Measurement instrument

A questionnaire was employed to measure the changes in attitude during the intervention period. The questionnaire comprised 16 items pertaining to the channels’ influence on the awareness of R&D (7 direct channels; 9 indirect channels), including 15 items used for validation purposes. The item ‘Participated in an R&D course (D)’ did not contribute to factor formation and was, therefore, excluded from the validation process. These items have been used as independent variables in earlier studies [14]; thus, their interaction effect was not considered (Table 1).

Table 1 The 15-item instrument and distribution of the participants’ responses on two occasions (n = 352)

To determine the staff’s newly created intentions through strategic communication after the start of the R&D Unit, the following questions emerged as the focus:

  • Has the R&D information in your organisation led to you…

  • Developing a new way of thinking and ideas?

  • Changing or intending to change your work practices?

Validation process

The process of validating the questionnaire comprised three steps, namely item construction, face and content validity, and construct validity.

Step I: Item construction

A questionnaire was constructed on the basis of a literature review and the knowledge of the research team. The team consisted of a primary healthcare communication strategist (main author), a general practitioner (primary healthcare physician), an expert in strategic communication, a healthcare expert (nurse) and a biostatistician (public health), all of whom worked together in developing and scrutinising the items. The design of the items and their relevance were discussed, and adjustments were made in a continuous process of questioning the items until the group members’ understanding had reached a saturation level.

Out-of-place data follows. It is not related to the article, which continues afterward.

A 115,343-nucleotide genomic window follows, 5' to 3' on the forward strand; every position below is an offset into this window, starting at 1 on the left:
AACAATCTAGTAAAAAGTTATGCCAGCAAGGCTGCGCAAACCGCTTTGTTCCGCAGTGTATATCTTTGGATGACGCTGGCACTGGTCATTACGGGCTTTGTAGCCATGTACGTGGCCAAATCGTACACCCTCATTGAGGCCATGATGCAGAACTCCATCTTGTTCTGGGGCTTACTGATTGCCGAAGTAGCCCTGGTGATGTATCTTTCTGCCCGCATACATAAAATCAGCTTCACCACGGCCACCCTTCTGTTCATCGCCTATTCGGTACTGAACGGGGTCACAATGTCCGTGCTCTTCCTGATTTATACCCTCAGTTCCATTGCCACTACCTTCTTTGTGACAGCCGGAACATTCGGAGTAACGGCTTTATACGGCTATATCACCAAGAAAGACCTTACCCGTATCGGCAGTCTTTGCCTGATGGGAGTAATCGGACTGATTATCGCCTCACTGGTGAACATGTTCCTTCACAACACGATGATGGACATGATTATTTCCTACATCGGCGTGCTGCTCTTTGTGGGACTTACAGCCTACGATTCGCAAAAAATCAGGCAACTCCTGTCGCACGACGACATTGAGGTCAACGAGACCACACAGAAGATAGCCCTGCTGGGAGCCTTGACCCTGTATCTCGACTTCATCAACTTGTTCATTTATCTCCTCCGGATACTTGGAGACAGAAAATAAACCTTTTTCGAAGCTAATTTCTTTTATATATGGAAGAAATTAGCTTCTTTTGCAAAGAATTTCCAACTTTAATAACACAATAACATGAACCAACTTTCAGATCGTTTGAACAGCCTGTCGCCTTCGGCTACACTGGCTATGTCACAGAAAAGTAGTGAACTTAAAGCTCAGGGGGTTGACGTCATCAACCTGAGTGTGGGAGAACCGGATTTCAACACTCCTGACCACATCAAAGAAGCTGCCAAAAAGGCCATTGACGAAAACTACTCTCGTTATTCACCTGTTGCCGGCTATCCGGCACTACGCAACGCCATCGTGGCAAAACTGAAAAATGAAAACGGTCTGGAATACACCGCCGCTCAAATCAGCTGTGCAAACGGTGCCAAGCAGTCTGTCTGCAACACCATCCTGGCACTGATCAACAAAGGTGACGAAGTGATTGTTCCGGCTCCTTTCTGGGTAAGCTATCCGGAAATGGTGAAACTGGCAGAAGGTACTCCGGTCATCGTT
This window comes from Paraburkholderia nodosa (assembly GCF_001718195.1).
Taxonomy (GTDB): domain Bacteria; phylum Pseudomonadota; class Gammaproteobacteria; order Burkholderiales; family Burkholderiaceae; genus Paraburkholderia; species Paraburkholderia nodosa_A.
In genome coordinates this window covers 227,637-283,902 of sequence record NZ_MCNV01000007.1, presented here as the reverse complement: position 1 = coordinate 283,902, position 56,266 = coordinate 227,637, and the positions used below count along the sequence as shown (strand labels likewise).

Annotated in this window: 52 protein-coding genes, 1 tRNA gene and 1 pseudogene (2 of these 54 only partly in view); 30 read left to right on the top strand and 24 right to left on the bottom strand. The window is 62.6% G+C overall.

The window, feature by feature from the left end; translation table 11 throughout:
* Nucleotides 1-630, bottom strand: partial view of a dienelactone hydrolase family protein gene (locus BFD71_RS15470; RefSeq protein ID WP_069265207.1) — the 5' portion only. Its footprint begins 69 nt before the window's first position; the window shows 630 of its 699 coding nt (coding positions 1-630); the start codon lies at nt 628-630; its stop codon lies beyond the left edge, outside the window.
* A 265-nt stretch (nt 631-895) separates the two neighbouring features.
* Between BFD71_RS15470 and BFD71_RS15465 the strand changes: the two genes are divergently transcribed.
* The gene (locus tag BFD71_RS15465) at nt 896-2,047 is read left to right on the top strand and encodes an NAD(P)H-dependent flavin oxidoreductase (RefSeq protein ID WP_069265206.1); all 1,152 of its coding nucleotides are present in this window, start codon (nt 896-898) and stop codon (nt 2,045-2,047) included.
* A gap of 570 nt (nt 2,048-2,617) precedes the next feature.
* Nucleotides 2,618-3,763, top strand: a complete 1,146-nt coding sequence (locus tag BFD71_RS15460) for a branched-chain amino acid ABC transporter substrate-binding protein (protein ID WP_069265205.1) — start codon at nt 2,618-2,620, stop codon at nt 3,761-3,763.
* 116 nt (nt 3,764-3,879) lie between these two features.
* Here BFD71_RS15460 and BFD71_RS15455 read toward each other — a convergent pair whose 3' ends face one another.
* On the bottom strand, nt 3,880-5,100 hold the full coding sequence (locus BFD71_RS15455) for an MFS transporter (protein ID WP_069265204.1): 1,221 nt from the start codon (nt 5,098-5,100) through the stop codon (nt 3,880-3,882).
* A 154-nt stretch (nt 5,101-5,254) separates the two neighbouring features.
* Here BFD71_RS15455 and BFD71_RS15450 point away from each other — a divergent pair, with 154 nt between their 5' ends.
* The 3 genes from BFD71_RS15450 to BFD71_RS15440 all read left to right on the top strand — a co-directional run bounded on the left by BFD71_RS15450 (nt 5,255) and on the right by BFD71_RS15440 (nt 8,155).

Step II: Face and content validity

Once the questionnaire acquired a preliminary structure, it was distributed among the members of a pilot group. The pilot study was carried out in two steps. First, employees and contract employees (n = 20) were requested to read and reflect on the items and provide suggestions for improvement. The reflections were based on an exploration of the interpretation of the items and the relevance of the response alternatives and were implemented by an assessment of the readability and comprehensibility of the words and sentences. The second step was performed after the questionnaire had been amended and involved a strategic selection covering an even geographical distribution of primary healthcare areas in the county (n = 50) [43]. Subsequently, the staff members completed and reflected upon the questionnaire similarly to the participants of the pilot study. The revised questionnaire was further discussed in the pilot group and subjected to scrutiny by the expert group [45]; the questionnaire was then distributed to all primary healthcare staff members in the county who participated in the intervention.

Step III: Construct validity

Factor analysis